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The Student News Site of Marian University


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The Social Dilemma’s Eye-Opening Revelations


By Julia Akre 

During the last election cycle, social media became plastered with the message “go vote!” Convincing people like never before to vote in the upcoming presidential elections.

The Social Dilemma underlines the control Facebook, Twitter and other big tech companies have over the population. The documentary takes a deep dive into finding out the true problem of social media addiction with a focus on the health effects of young people. 

The Sophia club presented The Social Dilemma published in 2020, in the Norman Center. The club’s goal for showing this movie is to spread awareness on the ethics of using technology and how technology might be using people.

The S.G.A. senator for the Sophia Club, Conner Heard said, “we have to talk about what social media, mainstream media does to our understanding of truth and our understanding of value, our understanding of self and community.”

According to Dr. Anna Lembke, Medical Director of Addiction Medicine at Stanford University within the documentary, humans have a biological drive to connect to people. The reword pathways in our minds has been developed to have a direct link to our levels of dopamine. Every time you connect with someone online it sends dopamine through your system, making you come back for more. It becomes the place people of all ages go to get validation.

According to the documentary, social media will dig deeper into the brain stem and controls where people get their self-worth and identity. Humans evolved to care what others around them thought, so a community can work well together. However, social media opens one up to hundreds to thousands of people. In these cases, all it takes is a few bad comments on a post or a small amount of likes and one’s self-worth is called into question by the person. Algorithms drew the person in, and the connections made makes them stay.

The Social Dilemma contains insights from big figures in tech that worked behind the scenes for social media companies. They have developed sophisticated coding to better understand the habits and motivations of the human psyche and capitalize on the weaknesses of the person.  

Algorithms are learning how to better cater to individuals. They describe it as a hacking of the brain to influence thoughts and behaviors. Algorithms continuously making you come back for more. These personalized algorithms are causing these apps to be so addictive that it traps people of all ages into using these sites. 

Norah Svec a senior double major in Theology and Philosophy and the Instagram manager for the Sophia Club, said that after watching the documentary for the first time, she deleted her Instagram account. However, being on the app as a part of her responsibilities to the club, she still finds herself scrolling away on the feed.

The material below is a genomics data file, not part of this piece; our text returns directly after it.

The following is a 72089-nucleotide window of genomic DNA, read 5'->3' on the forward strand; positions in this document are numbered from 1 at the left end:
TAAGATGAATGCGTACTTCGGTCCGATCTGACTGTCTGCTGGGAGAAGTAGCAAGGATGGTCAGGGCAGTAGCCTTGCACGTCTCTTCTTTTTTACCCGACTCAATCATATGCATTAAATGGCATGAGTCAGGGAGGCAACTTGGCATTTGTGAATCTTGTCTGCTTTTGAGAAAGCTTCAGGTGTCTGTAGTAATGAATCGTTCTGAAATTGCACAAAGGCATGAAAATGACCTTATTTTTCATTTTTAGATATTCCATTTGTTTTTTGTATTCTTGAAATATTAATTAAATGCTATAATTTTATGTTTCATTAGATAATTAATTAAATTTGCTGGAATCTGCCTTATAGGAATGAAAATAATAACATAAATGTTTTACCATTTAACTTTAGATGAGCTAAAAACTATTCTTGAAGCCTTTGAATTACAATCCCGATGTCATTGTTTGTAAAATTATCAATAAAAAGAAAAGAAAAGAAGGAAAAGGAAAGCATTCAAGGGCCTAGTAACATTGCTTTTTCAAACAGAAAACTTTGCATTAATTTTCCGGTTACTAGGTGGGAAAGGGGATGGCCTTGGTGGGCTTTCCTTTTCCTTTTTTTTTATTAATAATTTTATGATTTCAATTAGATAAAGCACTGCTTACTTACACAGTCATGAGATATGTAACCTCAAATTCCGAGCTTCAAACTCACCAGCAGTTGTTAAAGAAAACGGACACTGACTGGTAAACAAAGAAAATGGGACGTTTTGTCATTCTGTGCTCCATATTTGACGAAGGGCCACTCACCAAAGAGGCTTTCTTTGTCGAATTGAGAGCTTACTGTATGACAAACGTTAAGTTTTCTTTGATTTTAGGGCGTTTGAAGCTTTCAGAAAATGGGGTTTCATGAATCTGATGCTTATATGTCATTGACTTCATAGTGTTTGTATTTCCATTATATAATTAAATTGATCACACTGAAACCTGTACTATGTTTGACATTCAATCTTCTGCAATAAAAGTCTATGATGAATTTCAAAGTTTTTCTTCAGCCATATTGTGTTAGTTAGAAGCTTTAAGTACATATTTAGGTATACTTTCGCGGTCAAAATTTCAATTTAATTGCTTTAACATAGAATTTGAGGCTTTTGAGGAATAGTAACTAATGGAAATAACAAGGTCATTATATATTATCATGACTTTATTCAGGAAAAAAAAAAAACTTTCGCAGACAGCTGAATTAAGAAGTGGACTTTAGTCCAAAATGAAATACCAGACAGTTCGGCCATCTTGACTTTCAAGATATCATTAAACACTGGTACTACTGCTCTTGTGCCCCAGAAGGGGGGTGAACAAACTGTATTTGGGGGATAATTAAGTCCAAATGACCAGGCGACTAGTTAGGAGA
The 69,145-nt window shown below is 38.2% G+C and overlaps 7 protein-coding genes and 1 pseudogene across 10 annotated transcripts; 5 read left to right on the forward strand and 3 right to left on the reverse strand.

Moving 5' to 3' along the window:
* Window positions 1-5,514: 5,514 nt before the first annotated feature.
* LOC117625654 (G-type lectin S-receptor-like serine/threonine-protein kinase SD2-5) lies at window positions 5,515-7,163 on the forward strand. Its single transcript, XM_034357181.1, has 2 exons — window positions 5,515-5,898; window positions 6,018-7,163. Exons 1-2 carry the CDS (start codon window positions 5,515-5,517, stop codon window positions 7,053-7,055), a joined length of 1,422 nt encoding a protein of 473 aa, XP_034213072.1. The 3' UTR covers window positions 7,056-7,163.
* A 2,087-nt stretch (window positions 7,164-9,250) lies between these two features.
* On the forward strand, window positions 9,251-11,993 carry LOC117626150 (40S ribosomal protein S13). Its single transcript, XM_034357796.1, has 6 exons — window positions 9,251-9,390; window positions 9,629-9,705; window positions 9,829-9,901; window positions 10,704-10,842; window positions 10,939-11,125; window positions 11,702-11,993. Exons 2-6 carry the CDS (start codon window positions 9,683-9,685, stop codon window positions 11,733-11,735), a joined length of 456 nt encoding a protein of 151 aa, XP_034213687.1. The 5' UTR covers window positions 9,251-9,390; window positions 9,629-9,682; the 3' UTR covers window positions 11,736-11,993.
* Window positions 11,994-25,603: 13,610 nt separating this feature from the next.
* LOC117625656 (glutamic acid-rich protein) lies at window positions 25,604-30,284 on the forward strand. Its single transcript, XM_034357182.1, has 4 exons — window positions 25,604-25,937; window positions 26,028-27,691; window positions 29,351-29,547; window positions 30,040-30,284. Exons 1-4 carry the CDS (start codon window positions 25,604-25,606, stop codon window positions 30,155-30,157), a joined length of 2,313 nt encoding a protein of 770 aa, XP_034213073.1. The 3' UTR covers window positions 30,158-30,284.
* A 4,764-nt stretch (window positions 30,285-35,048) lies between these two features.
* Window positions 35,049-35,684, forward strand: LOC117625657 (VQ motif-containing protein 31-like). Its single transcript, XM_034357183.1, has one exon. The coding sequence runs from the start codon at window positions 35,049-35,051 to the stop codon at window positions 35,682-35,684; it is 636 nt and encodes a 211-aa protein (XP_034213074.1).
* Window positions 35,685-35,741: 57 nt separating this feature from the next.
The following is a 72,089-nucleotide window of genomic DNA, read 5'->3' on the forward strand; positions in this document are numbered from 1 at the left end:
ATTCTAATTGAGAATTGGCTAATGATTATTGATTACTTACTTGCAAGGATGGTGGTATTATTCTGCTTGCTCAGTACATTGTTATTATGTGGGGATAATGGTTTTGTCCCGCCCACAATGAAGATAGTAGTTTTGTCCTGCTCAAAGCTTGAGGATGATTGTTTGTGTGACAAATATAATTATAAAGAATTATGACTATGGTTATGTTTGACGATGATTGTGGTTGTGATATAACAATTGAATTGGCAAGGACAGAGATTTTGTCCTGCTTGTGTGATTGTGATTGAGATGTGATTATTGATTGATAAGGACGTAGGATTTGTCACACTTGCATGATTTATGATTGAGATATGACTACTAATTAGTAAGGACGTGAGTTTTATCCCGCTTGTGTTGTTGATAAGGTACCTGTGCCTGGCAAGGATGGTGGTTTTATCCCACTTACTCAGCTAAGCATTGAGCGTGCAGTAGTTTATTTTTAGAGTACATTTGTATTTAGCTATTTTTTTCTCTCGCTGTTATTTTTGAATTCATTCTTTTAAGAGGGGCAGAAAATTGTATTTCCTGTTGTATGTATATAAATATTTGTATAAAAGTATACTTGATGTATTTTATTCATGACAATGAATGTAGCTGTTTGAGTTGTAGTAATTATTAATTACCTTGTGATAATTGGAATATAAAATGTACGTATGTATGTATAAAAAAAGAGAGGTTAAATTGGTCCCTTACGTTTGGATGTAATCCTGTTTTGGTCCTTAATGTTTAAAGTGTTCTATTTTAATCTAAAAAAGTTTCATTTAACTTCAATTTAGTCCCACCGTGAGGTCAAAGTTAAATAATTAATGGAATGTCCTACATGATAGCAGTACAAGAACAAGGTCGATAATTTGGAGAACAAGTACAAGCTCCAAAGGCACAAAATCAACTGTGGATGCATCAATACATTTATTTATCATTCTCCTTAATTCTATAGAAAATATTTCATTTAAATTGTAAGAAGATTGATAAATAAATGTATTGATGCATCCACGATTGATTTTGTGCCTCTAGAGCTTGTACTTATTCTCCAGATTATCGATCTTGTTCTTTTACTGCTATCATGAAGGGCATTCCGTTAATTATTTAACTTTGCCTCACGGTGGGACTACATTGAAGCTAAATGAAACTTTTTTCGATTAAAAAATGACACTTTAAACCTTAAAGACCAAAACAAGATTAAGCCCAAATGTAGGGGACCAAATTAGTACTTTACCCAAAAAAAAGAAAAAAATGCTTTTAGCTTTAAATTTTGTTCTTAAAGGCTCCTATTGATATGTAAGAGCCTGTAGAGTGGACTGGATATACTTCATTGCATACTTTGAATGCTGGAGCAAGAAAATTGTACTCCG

Svec said, “I’m scrolling through things that I don’t care about.” She feels as though when she is on the app wasting time, it is taking energy away from things that are actually meaningful.

With advertisements being prevalent in many of these sites, the distinction was made that the consumer is not the person using the app but is the advertising company at large paying for the person’s attention.

In the documentary, multiple people said, “if you are not paying for the product, you are the product… how much of your life can we get you to give to us.”

It goes on to give more details by focusing in on what is truly being bought by aids. “It’s the gradual, slight, imperceptible change in your own behavior and perception, that is the product.”

Noah Grinstead, a sophomore double major in Pastoral Leadership and Psychology, believes that it is not enough to simply delete the app or cancel a subscription. With addiction, that underlining impulse will always be there. It is more important to develop skills of discipline to combat impulsiveness, “I’ve always seen a problem with just talking it away only for it to be just as tempting to get it right back”

On the other side of things, Timothy Hosford a sophomore double major in religious education and English, raises concerns about the purpose of the documentary. Stating that he feels as though the documentary itself is a piece of persuasion commentary, as no opposing viewpoint had screen time. He also found concern that the documentary told of no real solution on what we can be doing to combat the dystopia message that social media can bring.   

“It doesn’t offer you any practical way to step away from the problem and to reinvigorate the technology into your life in a way that is beneficial. The social dilemma itself is really just another persuasion and less of a ‘I’m teaching you guys how to fix this.’” 

It is important to educate oneself when new changes arise in social behavior and communication. To be on the lookout for tools that could have a double-edged sword. Technology has a direct role to play in how the population spend their time. The apps made by developers have one bottom line, how can they make money off of our viewers.



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